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History

Late 1960’s

Mrs. Sanders landed a job as an English teacher at a Junior High School in Washington, DC and as a new teacher, she was given a very challenging class as far as discipline is concerned. She needed something to capture their attention and make each student responsible for something. She came up with a project idea.  The name of the project was, “Who am I? It had to be a visual, self-created, and be presented verbally in class.  She was so in awe by the caliber of work that the students created, she displayed them all, including her own. She observed an extreme high degree of self-esteem among the students and that single observation resulted in the idea to collect all sorts of items representing the Black experience.

The 1970’s

  • A set of biographical drawings of Famous African Americans entitled, “They Had a Dream” were ordered for a display during Black History Month in my classroom.
  • Books containing biographies of blacks were acquired from various places for students to research projects for their English classes.  These books had to be gotten from various places because the media center had very little to offer on the life and accomplishments of Blacks.
  • Realizing that the enthusiasm among the students was heightening, other artifacts were collected for exploration.  Some of the items collected were calendars, paintings, post cards, black magazines, newspaper articles and pamphlets. All of the like items were stored together for easy retrieval.  Mrs. Sanders continued to collect all sorts of artifacts in an effort to give her students a different perspective of themselves. The collecting really turned into an obsession.

The 1980’s

  • MSgt. Wilbert  Gettys  of the U.S. Air Force visited the school with an impressive collection for Black History Month. Mrs. Sanders was so impressed with his collection that she organized her collection items and named them, “Black Footprints:  Blacks-Past and Present.”  Not only did she name and collect the items, she started to do presentations and exhibits with these items singling out  “building self-esteem” as the theme.
  • The Black Footprints Collection grew into thirteen presentations.  They are:   “Teaching  Self-Esteem through the Use of Black Dolls”, “The Man Himself:  Dr. Martin Luther King, Jr.”, “Kings and Queens of Africa”,  “Black Women in the Struggle”,  “Black Men in the Struggle”, “Beating the Odds-Sports’  Figures”, “Slavery Artifacts”,  “Books and Scrapbooks  Chronicling the Black Experience”, “Black Dress, African Attire andAccessories”,“Various Black History Quizzes”, “Black Artifacts and Memorabilia”, “Black Inventors and their Inventions-Black Scientists and their Discoveries” and “What If”-A 45 minute story and skit of what happens when many inventions and discoveries by Blacks disappeared from society.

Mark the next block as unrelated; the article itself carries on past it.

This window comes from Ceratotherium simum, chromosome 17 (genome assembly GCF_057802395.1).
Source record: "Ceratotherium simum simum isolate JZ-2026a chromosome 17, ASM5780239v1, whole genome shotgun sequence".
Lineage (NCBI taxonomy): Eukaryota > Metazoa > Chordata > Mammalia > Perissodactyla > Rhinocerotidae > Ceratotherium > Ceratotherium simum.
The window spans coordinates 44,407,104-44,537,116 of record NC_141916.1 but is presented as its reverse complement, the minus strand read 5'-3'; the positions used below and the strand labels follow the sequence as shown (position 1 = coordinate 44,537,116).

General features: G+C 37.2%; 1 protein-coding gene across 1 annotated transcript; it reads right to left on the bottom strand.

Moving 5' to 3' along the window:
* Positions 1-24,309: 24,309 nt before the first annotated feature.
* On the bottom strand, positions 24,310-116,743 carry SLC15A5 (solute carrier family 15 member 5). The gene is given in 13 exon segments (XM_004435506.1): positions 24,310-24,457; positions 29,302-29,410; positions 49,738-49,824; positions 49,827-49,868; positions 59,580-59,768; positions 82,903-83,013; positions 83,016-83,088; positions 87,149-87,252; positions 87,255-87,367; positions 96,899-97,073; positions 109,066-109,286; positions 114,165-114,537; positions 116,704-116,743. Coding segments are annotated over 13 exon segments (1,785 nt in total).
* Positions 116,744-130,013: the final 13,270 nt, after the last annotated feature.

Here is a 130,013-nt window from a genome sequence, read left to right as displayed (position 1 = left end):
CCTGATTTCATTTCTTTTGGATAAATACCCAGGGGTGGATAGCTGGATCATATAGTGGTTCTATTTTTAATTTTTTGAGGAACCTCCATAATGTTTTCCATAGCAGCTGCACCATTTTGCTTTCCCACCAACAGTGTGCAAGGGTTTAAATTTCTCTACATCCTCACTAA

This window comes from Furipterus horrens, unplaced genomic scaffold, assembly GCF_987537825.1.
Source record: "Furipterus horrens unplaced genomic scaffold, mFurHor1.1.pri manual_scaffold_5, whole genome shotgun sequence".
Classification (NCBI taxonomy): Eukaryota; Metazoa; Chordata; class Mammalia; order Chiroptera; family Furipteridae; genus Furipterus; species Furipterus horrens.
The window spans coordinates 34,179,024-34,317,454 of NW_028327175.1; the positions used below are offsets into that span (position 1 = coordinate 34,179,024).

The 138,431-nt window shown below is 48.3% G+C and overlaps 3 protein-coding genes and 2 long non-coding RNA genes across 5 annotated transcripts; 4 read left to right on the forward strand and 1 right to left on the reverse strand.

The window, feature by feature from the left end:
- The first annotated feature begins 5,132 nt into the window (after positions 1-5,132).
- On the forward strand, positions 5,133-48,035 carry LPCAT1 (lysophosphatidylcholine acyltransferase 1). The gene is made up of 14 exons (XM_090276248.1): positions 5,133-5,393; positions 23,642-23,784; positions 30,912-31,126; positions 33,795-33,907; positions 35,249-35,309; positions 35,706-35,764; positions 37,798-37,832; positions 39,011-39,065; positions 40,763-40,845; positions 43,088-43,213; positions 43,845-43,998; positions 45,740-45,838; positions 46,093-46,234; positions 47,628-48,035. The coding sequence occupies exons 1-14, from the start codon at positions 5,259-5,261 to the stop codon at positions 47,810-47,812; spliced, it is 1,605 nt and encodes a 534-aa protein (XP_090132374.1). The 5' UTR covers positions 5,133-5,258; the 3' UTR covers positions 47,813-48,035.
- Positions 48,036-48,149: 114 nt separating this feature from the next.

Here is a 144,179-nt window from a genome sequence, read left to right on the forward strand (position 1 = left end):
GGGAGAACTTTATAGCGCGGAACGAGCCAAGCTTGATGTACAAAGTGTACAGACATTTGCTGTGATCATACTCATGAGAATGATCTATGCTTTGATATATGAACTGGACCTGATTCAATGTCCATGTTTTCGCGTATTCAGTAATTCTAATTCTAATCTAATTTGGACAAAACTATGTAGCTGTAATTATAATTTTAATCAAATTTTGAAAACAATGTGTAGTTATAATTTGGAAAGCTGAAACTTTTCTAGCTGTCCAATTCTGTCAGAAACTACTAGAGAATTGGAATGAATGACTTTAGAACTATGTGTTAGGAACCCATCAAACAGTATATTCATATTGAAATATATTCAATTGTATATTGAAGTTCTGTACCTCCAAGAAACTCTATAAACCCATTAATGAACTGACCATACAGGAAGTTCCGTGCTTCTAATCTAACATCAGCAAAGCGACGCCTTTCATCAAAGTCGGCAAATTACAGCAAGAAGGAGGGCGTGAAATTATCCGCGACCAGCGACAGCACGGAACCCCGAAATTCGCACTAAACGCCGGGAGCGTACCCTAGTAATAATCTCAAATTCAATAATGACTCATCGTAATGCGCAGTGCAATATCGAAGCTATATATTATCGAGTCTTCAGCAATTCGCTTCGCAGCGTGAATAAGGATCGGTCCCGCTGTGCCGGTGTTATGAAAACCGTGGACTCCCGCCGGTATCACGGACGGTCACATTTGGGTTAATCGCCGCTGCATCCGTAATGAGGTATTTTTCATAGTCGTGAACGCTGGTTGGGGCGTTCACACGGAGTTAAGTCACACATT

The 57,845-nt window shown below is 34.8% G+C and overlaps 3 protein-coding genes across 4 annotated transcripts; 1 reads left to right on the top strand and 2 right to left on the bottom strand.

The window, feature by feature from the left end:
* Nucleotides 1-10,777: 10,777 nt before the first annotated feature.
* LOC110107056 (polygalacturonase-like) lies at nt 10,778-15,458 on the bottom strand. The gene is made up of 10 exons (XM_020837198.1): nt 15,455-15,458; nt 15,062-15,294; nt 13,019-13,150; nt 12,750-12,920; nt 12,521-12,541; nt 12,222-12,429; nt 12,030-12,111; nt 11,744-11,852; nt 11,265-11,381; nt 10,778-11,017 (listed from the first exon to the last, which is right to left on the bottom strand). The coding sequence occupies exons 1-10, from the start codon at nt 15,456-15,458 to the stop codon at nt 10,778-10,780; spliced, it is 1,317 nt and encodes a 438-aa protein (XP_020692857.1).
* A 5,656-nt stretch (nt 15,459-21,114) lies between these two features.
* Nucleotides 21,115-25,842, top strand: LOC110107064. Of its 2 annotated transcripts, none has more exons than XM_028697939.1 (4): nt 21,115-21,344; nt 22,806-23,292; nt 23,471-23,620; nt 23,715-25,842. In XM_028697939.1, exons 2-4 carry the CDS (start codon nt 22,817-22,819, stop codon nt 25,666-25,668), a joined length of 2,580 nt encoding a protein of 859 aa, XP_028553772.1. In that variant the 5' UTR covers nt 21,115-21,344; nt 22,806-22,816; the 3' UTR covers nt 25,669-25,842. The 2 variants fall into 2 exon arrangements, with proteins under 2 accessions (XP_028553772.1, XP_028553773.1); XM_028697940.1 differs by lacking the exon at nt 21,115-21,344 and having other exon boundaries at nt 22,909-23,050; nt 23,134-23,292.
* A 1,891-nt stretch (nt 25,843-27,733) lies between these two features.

• Black Footprints:  Blacks-Past and Present materialized and became a massive, organized and presentable collection which Mrs. Sanders displayed on a large scale in the Tri-County area of South Carolina.

1997

  • B. R. I. G. H. T. (Blacks Righting Injustices and Gaining High Triumphs) Historical Organization, Inc. a 501(c) 3 Non-Profit, Tax Exempt Organization was founded to support the Black Footprints Collection.
  • The first Board of Directors was selected. The positions are: Executive Director, President, Corresponding Secretary, Recording Secretary, Treasurer, Historian and General Manager.
  • An office was set up; a logo showing two black footprints was researched and adopted.  The logo appears on all business cards, stationery and collection items.
  • Scheduled presentations at schools, churches, community centers, boys’ and girls’ clubs became frequent. Mattie Sanders; Executive Director transported and presented the traveling exhibits.

2000-Present

  • The collection is database catalogued item by item, showing name, origin, cost, description, manufacturer, size, color, and category. This information is contained in a barcode on each item.
  • The doll collection originally named “Teaching Self-Esteem Through the Use of Black Dolls” updated to “Dolls Imitating Humans” with an added section on “Diversity in the Family.”  The doll collection is now numbering over 2,000. The following mini exhibits also compose the collection.  They are:  Dolls in Life Roles such as performing chores, showing patriotism and careers, etc. Dolls demonstrating  Celebrations and Holidays  such as Thanksgiving, Kwanzaa, Family Reunions, Rites of Passage, etc. Moods/Feelings/Atmosphere such as happiness or anger is shown through facial expressions and body posture. Health Issues such as amputees, cancer awareness, blindness, etc. Dolls as a Family with brothers, sisters,parents, grandparents, etc. Dolls demonstrating Recreation and Sports activities.  Dolls showing Appearances through hairstyles, size, shape and various outfits. The Melting Pot depicts dolls from America and around the world and Stereotypical Images called Pick-a-nin-nies.
  • Parts of the Collection have been exhibited at The Black Expo in Charleston, South Carolina, Annapolis Naval Academy, Trident Technical College and hundreds of schools, churches and community centers.
  • Accounts of the Collection have been reported on television, radio, magazines and newspapers.
  • In 2009, two thousand dolls were exhibited in Berkeley Middle School’s Cafeteria in Moncks Corner, SC over spring break.